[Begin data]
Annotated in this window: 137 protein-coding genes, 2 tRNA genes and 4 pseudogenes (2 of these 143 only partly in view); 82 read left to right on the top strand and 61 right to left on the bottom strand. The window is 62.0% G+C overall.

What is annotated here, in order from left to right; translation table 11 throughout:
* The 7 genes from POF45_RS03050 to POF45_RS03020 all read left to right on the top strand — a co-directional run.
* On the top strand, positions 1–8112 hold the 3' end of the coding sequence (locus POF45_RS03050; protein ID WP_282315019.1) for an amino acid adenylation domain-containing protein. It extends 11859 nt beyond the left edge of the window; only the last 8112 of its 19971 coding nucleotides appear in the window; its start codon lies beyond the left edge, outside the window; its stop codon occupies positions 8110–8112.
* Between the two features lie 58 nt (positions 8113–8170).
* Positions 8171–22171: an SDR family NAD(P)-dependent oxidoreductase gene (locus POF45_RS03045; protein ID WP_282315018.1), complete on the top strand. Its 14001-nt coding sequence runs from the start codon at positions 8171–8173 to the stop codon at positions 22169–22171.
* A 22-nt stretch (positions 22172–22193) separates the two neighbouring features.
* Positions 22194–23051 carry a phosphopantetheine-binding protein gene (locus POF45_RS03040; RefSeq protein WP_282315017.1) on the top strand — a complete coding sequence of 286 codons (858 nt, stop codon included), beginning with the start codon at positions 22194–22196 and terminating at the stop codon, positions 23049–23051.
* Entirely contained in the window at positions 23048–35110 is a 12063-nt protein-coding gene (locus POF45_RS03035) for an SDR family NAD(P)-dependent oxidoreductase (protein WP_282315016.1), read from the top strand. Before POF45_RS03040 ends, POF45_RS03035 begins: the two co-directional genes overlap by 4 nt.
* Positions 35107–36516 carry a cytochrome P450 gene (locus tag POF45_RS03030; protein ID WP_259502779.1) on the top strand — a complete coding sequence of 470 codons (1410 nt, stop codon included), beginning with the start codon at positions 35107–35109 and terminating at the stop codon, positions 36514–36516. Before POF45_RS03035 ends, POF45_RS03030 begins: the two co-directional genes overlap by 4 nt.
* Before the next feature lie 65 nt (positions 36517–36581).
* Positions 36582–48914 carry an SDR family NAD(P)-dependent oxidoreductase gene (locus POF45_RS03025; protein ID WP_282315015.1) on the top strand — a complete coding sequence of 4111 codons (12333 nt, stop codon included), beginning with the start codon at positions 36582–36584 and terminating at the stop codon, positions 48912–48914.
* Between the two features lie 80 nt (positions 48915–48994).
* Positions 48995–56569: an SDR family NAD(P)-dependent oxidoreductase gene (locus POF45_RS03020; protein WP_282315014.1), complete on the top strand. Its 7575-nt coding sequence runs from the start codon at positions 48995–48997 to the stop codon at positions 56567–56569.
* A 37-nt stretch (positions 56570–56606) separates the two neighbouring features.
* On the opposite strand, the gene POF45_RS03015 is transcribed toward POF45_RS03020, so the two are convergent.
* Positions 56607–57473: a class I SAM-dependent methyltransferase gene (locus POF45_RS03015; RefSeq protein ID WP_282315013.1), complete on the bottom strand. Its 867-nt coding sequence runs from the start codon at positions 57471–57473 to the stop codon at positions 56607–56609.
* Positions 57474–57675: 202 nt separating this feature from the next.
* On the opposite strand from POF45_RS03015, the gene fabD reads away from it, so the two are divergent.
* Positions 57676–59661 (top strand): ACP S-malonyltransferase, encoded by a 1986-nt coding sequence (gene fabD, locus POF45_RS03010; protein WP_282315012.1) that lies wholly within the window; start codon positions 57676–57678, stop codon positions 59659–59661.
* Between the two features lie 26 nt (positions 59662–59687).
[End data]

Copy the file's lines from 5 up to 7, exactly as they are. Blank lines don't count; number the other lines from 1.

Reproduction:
* Between the two features lie 58 nt (positions 8113–8170).
* Positions 8171–22171: an SDR family NAD(P)-dependent oxidoreductase gene (locus POF45_RS03045; protein ID WP_282315018.1), complete on the top strand. Its 14001-nt coding sequence runs from the start codon at positions 8171–8173 to the stop codon at positions 22169–22171.
* A 22-nt stretch (positions 22172–22193) separates the two neighbouring features.